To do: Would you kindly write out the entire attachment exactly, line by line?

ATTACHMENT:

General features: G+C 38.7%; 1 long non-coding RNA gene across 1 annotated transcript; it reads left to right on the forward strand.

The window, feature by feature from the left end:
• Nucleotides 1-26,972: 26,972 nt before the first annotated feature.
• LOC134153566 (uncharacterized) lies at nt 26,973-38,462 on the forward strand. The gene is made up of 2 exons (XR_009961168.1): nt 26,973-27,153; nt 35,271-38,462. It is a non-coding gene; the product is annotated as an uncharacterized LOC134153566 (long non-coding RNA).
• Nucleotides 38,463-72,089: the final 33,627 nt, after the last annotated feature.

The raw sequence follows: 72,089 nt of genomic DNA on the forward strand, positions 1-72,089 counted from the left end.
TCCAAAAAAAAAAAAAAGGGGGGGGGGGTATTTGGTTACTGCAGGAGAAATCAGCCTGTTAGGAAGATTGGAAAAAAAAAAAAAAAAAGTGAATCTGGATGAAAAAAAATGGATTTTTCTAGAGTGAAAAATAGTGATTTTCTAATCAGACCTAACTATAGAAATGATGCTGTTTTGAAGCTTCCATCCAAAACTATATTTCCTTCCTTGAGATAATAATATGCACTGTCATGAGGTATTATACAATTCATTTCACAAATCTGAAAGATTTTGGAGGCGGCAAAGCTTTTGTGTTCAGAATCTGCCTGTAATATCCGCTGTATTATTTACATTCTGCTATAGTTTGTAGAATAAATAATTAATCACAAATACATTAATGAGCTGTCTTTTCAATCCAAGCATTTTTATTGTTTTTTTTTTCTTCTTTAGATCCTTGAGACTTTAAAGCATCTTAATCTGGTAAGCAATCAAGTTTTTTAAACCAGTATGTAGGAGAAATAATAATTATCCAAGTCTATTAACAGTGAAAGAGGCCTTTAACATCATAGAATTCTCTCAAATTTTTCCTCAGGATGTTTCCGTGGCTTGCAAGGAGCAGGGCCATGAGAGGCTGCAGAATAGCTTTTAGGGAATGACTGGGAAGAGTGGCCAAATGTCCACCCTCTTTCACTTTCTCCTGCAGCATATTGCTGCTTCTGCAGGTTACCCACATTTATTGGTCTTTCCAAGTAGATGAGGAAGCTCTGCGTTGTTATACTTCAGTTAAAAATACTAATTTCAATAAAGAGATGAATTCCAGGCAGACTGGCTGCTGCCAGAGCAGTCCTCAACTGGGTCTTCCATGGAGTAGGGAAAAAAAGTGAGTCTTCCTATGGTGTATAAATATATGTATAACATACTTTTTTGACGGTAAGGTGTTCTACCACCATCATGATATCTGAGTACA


General features: G+C 38.7%; 1 long non-coding RNA gene across 1 annotated transcript; it reads left to right on the forward strand.

The window, feature by feature from the left end:
• Nucleotides 1-26,972: 26,972 nt before the first annotated feature.
• LOC134153566 (uncharacterized) lies at nt 26,973-38,462 on the forward strand. The gene is made up of 2 exons (XR_009961168.1): nt 26,973-27,153; nt 35,271-38,462. It is a non-coding gene; the product is annotated as an uncharacterized LOC134153566 (long non-coding RNA).
• Nucleotides 38,463-72,089: the final 33,627 nt, after the last annotated feature.

The raw sequence follows: 72,089 nt of genomic DNA on the forward strand, positions 1-72,089 counted from the left end.
TCCAAAAAAAAAAAAAAGGGGGGGGGGGTATTTGGTTACTGCAGGAGAAATCAGCCTGTTAGGAAGATTGGAAAAAAAAAAAAAAAAAGTGAATCTGGATGAAAAAAAATGGATTTTTCTAGAGTGAAAAATAGTGATTTTCTAATCAGACCTAACTATAGAAATGATGCTGTTTTGAAGCTTCCATCCAAAACTATATTTCCTTCCTTGAGATAATAATATGCACTGTCATGAGGTATTATACAATTCATTTCACAAATCTGAAAGATTTTGGAGGCGGCAAAGCTTTTGTGTTCAGAATCTGCCTGTAATATCCGCTGTATTATTTACATTCTGCTATAGTTTGTAGAATAAATAATTAATCACAAATACATTAATGAGCTGTCTTTTCAATCCAAGCATTTTTATTGTTTTTTTTTTCTTCTTTAGATCCTTGAGACTTTAAAGCATCTTAATCTGGTAAGCAATCAAGTTTTTTAAACCAGTATGTAGGAGAAATAATAATTATCCAAGTCTATTAACAGTGAAAGAGGCCTTTAACATCATAGAATTCTCTCAAATTTTTCCTCAGGATGTTTCCGTGGCTTGCAAGGAGCAGGGCCATGAGAGGCTGCAGAATAGCTTTTAGGGAATGACTGGGAAGAGTGGCCAAATGTCCACCCTCTTTCACTTTCTCCTGCAGCATATTGCTGCTTCTGCAGGTTACCCACATTTATTGGTCTTTCCAAGTAGATGAGGAAGCTCTGCGTTGTTATACTTCAGTTAAAAATACTAATTTCAATAAAGAGATGAATTCCAGGCAGACTGGCTGCTGCCAGAGCAGTCCTCAACTGGGTCTTCCATGGAGTAGGGAAAAAAAGTGAGTCTTCCTATGGTGTATAAATATATGTATAACATACTTTTTTGACGGTAAGGTGTTCTACCACCATCATGATATCTGAGTACA